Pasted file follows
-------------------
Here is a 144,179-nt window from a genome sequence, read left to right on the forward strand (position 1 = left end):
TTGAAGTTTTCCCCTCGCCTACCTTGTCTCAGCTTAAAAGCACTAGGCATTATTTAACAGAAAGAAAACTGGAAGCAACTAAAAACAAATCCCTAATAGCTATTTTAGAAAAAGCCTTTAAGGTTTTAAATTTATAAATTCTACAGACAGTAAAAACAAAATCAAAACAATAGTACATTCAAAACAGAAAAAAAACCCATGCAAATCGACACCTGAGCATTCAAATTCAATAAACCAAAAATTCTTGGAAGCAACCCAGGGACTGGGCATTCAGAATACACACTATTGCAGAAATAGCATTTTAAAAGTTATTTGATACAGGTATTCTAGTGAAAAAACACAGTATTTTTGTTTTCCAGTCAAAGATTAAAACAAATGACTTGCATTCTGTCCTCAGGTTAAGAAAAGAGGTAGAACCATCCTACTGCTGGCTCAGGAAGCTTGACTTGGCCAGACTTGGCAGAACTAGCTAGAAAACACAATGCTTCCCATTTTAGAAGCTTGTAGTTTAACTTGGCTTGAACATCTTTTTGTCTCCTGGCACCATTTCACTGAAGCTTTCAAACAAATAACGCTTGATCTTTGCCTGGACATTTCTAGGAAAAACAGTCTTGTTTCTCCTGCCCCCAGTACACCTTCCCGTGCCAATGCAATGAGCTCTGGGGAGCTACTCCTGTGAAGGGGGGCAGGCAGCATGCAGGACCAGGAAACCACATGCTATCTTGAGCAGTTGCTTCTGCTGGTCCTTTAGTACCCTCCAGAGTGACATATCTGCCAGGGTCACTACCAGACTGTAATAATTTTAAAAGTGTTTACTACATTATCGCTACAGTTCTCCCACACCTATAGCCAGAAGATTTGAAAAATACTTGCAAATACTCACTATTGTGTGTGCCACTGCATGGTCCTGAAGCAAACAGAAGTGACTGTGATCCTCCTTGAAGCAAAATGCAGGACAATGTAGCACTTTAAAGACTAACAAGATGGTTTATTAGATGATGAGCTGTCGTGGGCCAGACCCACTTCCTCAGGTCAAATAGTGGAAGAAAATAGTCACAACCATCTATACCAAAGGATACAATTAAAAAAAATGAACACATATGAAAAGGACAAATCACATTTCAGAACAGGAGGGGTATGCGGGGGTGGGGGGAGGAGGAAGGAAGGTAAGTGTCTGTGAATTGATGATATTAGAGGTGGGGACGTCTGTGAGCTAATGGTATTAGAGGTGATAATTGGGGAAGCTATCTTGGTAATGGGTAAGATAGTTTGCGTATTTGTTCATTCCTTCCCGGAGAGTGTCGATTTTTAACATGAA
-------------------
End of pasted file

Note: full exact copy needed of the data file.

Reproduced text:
Here is a 144,179-nt window from a genome sequence, read left to right on the forward strand (position 1 = left end):
TTGAAGTTTTCCCCTCGCCTACCTTGTCTCAGCTTAAAAGCACTAGGCATTATTTAACAGAAAGAAAACTGGAAGCAACTAAAAACAAATCCCTAATAGCTATTTTAGAAAAAGCCTTTAAGGTTTTAAATTTATAAATTCTACAGACAGTAAAAACAAAATCAAAACAATAGTACATTCAAAACAGAAAAAAAACCCATGCAAATCGACACCTGAGCATTCAAATTCAATAAACCAAAAATTCTTGGAAGCAACCCAGGGACTGGGCATTCAGAATACACACTATTGCAGAAATAGCATTTTAAAAGTTATTTGATACAGGTATTCTAGTGAAAAAACACAGTATTTTTGTTTTCCAGTCAAAGATTAAAACAAATGACTTGCATTCTGTCCTCAGGTTAAGAAAAGAGGTAGAACCATCCTACTGCTGGCTCAGGAAGCTTGACTTGGCCAGACTTGGCAGAACTAGCTAGAAAACACAATGCTTCCCATTTTAGAAGCTTGTAGTTTAACTTGGCTTGAACATCTTTTTGTCTCCTGGCACCATTTCACTGAAGCTTTCAAACAAATAACGCTTGATCTTTGCCTGGACATTTCTAGGAAAAACAGTCTTGTTTCTCCTGCCCCCAGTACACCTTCCCGTGCCAATGCAATGAGCTCTGGGGAGCTACTCCTGTGAAGGGGGGCAGGCAGCATGCAGGACCAGGAAACCACATGCTATCTTGAGCAGTTGCTTCTGCTGGTCCTTTAGTACCCTCCAGAGTGACATATCTGCCAGGGTCACTACCAGACTGTAATAATTTTAAAAGTGTTTACTACATTATCGCTACAGTTCTCCCACACCTATAGCCAGAAGATTTGAAAAATACTTGCAAATACTCACTATTGTGTGTGCCACTGCATGGTCCTGAAGCAAACAGAAGTGACTGTGATCCTCCTTGAAGCAAAATGCAGGACAATGTAGCACTTTAAAGACTAACAAGATGGTTTATTAGATGATGAGCTGTCGTGGGCCAGACCCACTTCCTCAGGTCAAATAGTGGAAGAAAATAGTCACAACCATCTATACCAAAGGATACAATTAAAAAAAATGAACACATATGAAAAGGACAAATCACATTTCAGAACAGGAGGGGTATGCGGGGGTGGGGGGAGGAGGAAGGAAGGTAAGTGTCTGTGAATTGATGATATTAGAGGTGGGGACGTCTGTGAGCTAATGGTATTAGAGGTGATAATTGGGGAAGCTATCTTGGTAATGGGTAAGATAGTTTGCGTATTTGTTCATTCCTTCCCGGAGAGTGTCGATTTTTAACATGAA